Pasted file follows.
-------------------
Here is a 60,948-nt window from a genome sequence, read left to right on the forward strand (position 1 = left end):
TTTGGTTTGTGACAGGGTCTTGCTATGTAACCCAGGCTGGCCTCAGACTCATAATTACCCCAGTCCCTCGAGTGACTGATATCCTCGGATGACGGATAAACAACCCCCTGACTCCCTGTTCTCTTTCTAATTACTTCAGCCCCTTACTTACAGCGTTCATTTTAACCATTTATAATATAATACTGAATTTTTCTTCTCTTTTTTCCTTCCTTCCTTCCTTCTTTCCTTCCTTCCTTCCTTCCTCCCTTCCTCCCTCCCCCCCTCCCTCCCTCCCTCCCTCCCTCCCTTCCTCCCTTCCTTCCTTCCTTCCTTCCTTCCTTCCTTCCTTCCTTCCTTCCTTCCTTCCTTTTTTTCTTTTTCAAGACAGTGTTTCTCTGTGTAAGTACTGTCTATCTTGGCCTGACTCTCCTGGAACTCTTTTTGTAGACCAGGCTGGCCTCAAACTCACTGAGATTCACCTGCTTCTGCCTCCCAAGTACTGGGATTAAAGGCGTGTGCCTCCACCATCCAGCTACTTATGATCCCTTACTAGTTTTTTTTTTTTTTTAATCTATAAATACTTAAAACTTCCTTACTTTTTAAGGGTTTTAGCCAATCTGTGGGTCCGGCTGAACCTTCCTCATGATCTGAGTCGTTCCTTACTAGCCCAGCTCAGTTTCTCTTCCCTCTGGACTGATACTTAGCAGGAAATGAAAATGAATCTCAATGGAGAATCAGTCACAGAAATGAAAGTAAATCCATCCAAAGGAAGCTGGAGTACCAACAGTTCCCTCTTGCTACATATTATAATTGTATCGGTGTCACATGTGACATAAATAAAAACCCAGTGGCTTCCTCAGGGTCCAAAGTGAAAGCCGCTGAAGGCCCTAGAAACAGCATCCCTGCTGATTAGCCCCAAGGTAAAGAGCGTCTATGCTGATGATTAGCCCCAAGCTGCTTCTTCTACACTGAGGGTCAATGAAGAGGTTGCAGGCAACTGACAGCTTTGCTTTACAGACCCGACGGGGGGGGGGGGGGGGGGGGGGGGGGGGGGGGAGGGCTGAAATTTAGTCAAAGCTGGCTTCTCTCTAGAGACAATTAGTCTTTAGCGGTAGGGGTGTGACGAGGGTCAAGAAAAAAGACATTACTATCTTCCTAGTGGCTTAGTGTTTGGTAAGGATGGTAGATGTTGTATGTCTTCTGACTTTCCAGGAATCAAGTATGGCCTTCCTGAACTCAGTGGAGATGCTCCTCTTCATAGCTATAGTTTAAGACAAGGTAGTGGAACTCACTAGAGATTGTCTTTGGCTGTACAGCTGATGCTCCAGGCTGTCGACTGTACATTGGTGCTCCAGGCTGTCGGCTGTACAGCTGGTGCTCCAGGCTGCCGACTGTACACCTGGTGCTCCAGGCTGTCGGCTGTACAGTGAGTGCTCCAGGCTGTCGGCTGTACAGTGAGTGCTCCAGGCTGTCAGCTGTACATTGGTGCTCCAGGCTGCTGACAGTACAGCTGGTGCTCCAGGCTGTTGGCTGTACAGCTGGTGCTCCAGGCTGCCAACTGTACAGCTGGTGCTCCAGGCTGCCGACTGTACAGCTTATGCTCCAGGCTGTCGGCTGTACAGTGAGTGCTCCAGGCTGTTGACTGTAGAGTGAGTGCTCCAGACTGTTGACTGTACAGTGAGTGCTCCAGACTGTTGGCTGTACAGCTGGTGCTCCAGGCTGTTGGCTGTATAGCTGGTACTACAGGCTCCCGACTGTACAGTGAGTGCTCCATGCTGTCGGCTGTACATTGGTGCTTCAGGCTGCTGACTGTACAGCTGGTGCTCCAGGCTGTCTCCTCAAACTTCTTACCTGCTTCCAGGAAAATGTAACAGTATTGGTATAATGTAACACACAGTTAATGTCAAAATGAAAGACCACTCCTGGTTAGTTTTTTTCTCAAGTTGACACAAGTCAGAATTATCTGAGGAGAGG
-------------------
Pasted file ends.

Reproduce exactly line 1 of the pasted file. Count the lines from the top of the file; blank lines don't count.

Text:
Here is a 60,948-nt window from a genome sequence, read left to right on the forward strand (position 1 = left end):